Researchers have discovered what makes vanadium dioxide films conduct electricity (insulator-metal transition). Their findings will enable thermal imaging devices with a sensitivity and reaction rate superior to those of the currently existing analogs.
While 100-nanometer thin films of vanadium dioxide (VO2) do not normally conduct electricity, their resistance drops up to 100,000 times when slightly heated. This may happen under applied voltage, for example. That property is used to create high-speed switchable devices and sensors for direct current or alternating signal in the terahertz, microwave, optical, or infrared range.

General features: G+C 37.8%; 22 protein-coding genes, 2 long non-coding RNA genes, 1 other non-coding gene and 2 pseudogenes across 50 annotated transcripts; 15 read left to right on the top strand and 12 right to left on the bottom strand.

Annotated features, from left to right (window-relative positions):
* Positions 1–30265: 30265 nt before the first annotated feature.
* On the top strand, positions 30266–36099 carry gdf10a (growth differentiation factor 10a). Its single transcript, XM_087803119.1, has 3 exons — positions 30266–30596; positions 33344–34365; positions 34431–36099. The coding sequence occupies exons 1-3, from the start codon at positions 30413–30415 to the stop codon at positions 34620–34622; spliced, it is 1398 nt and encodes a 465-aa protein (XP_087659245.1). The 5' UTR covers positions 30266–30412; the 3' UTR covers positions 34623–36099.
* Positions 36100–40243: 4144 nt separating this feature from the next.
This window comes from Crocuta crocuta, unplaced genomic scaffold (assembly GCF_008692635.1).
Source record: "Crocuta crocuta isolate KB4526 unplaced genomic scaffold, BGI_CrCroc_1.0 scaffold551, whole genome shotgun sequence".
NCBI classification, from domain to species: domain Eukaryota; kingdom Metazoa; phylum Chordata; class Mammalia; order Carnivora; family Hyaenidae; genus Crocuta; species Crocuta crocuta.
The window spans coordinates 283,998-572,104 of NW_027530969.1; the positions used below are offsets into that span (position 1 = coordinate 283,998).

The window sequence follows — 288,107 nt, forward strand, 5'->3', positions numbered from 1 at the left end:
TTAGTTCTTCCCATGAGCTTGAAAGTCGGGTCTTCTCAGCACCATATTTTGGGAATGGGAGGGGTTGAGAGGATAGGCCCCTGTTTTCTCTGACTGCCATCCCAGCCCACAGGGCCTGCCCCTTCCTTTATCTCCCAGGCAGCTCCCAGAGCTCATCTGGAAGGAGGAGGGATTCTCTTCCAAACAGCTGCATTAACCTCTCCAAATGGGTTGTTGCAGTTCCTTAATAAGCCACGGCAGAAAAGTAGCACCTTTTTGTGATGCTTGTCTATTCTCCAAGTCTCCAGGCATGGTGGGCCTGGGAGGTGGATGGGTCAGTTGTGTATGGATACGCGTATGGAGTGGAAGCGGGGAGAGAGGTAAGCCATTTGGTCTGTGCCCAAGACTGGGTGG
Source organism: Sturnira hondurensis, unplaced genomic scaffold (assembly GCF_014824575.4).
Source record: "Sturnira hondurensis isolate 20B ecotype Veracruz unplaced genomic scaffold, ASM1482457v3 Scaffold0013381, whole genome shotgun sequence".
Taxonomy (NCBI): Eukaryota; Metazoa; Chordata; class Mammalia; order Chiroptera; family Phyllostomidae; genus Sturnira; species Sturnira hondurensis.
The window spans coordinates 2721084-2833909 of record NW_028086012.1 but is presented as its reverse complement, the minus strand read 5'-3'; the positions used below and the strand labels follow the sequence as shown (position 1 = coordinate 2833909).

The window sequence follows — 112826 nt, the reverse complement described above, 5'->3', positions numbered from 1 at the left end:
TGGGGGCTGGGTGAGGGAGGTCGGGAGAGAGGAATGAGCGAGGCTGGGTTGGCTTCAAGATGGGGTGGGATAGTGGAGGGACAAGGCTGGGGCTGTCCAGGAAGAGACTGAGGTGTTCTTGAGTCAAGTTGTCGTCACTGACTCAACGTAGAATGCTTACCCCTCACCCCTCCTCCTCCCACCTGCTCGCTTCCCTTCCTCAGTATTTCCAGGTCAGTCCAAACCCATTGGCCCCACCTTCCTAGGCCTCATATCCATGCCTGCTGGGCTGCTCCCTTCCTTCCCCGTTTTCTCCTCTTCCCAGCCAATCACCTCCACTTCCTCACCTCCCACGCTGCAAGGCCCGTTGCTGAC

Materials scientists found VO2 films could become conductive in the mid-20th century. Until now, the precise mechanism behind the change in the material’s electrical properties was unknown. Being aware of that mechanism (insulator-metal transition) enables application-oriented materials design. That includes the synthesis of thin films with predefined properties, such as the temperature at which conductivity changes or the ratio between the resistances before and after heating.